}));
})();
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Now it looks better, right?

Here are a few real-world examples of code purification from my contributions to open source:

You can experiment with dead code detection yourself in Terser REPL.

sideEffects: false

If you’re building a library, you should know about the sideEffects property in the package.json file. It's similar to /* #__PURE__ */ but on a module level instead of a statement level. By setting it to false, you can mark the entire code of your library as pure:

{
  "sideEffects": false
}
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You can also set it to an array of files that contain side effects:

{
  "sideEffects": ["./dist/polyfill.js"]
}
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You can learn more about the sideEffects property in the Webpack documentation. Please pay attention to this behavior: a package, marked as pure with sideEffects: false, will be skipped entirely if imported as a whole.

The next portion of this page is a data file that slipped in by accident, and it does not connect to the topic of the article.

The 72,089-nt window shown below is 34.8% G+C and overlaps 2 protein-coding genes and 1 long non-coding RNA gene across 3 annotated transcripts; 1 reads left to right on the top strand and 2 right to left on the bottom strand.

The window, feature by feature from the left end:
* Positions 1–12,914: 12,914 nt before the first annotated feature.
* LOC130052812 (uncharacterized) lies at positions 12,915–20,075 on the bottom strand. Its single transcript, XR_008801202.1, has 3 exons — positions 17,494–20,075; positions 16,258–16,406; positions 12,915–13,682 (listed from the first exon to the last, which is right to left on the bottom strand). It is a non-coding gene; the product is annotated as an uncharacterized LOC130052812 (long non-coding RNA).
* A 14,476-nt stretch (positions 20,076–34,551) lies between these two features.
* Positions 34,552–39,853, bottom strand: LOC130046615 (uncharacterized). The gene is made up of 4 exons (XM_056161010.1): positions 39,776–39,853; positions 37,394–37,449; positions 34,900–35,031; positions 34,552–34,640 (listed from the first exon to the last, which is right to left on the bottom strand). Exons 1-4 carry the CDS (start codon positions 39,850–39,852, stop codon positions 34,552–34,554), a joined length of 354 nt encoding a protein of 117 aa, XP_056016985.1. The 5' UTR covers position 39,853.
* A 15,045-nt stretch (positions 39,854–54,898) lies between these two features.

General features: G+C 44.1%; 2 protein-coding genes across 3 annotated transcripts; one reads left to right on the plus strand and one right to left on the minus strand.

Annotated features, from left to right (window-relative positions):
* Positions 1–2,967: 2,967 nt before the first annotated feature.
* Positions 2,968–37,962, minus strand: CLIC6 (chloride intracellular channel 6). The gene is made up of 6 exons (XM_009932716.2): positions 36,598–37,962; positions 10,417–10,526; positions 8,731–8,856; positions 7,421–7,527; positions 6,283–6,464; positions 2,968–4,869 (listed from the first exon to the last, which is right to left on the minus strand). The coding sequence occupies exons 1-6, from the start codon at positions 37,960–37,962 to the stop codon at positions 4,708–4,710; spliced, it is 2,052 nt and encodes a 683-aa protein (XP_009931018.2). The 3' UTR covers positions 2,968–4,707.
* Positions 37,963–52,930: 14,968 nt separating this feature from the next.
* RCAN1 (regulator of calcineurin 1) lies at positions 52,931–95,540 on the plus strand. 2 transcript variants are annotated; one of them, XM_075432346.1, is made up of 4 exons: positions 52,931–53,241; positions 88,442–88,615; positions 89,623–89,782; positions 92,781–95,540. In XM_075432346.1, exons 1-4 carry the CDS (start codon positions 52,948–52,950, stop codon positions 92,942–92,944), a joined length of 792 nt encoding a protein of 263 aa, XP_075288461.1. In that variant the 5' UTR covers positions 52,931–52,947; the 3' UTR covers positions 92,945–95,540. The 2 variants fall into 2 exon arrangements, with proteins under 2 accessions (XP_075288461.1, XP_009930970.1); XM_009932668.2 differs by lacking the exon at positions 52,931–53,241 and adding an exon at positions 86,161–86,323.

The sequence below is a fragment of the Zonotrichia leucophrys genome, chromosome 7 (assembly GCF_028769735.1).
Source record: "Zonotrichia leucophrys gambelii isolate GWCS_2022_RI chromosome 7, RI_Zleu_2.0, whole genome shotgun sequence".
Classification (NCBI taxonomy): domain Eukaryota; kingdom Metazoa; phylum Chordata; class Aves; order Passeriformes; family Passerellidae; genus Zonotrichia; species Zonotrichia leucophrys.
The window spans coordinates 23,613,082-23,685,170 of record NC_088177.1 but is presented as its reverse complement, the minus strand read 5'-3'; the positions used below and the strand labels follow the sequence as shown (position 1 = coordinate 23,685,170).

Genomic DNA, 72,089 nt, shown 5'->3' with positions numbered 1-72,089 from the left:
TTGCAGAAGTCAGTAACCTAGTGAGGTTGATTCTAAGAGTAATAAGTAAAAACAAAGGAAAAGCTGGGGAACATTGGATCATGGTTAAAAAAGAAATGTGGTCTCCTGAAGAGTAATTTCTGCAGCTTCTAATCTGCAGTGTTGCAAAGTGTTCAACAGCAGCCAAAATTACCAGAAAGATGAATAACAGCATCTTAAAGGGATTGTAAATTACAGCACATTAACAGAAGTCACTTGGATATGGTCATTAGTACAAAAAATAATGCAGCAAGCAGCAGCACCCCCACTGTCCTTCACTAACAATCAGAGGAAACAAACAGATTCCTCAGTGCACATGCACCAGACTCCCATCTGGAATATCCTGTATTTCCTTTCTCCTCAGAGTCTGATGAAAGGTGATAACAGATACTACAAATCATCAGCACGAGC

// module.js

export const foo = 'bar'.toUpperCase();

export const PI_2 = Math.PI * 2;

export function sum(a, b) {
  return a + b;
}

// index.js

import './module.js'

console.log('noop');

// bundle.js

(() => {
  "use strict";
  console.log('noop');
})();
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However, if individual entities are imported, everything works as described in the previous section and you still need to use /* #__PURE__ */:

// module.js

export const foo = 'bar'.toUpperCase();

export const PI_2 = Math.PI * 2;